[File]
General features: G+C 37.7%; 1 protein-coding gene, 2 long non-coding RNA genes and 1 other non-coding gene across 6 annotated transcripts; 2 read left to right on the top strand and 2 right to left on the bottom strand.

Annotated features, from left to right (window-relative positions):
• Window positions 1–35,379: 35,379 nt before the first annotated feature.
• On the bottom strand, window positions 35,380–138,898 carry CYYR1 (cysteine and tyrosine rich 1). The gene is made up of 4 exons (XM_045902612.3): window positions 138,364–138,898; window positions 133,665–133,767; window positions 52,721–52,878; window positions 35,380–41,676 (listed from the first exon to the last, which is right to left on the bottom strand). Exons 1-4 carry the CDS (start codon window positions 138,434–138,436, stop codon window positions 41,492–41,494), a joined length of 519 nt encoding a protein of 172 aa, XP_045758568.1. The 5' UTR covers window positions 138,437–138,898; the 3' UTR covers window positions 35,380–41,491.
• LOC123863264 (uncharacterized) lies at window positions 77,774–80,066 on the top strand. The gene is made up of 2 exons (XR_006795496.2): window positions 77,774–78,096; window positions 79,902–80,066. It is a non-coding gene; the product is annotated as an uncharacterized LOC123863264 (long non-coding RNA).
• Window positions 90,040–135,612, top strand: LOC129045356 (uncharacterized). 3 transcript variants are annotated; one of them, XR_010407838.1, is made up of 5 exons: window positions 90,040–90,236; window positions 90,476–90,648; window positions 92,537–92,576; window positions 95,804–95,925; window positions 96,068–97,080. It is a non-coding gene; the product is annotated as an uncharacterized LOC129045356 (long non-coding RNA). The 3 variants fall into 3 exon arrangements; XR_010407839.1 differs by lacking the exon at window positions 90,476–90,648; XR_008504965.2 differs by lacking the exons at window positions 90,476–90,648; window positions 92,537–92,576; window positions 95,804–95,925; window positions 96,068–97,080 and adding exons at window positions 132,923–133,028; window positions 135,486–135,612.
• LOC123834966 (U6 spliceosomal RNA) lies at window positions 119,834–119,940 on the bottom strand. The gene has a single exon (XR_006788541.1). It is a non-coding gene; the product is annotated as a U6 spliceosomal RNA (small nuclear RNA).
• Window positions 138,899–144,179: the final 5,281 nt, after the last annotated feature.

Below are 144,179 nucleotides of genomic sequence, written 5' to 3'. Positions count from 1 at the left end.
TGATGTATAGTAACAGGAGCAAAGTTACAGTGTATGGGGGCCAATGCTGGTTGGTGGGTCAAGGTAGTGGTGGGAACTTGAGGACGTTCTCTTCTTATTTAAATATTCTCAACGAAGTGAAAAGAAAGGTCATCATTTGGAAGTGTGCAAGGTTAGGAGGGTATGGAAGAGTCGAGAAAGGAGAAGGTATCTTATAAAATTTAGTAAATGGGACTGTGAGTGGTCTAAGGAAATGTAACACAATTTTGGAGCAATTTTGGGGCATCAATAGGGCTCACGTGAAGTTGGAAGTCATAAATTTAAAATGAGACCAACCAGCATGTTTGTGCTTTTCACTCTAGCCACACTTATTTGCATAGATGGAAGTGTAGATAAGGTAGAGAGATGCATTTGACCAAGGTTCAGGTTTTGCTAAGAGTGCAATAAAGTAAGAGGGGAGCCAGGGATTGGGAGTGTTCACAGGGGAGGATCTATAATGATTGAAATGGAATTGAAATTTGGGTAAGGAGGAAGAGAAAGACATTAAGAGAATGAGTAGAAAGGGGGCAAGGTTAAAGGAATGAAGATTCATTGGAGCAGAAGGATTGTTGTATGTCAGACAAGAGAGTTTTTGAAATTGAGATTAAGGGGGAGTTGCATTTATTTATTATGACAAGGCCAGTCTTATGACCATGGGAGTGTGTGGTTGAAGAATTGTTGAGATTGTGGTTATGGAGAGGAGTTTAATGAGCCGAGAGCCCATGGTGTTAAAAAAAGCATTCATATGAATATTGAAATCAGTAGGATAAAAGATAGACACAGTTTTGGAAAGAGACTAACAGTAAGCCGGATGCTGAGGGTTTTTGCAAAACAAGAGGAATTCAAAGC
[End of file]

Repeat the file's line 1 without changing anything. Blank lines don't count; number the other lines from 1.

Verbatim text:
General features: G+C 37.7%; 1 protein-coding gene, 2 long non-coding RNA genes and 1 other non-coding gene across 6 annotated transcripts; 2 read left to right on the top strand and 2 right to left on the bottom strand.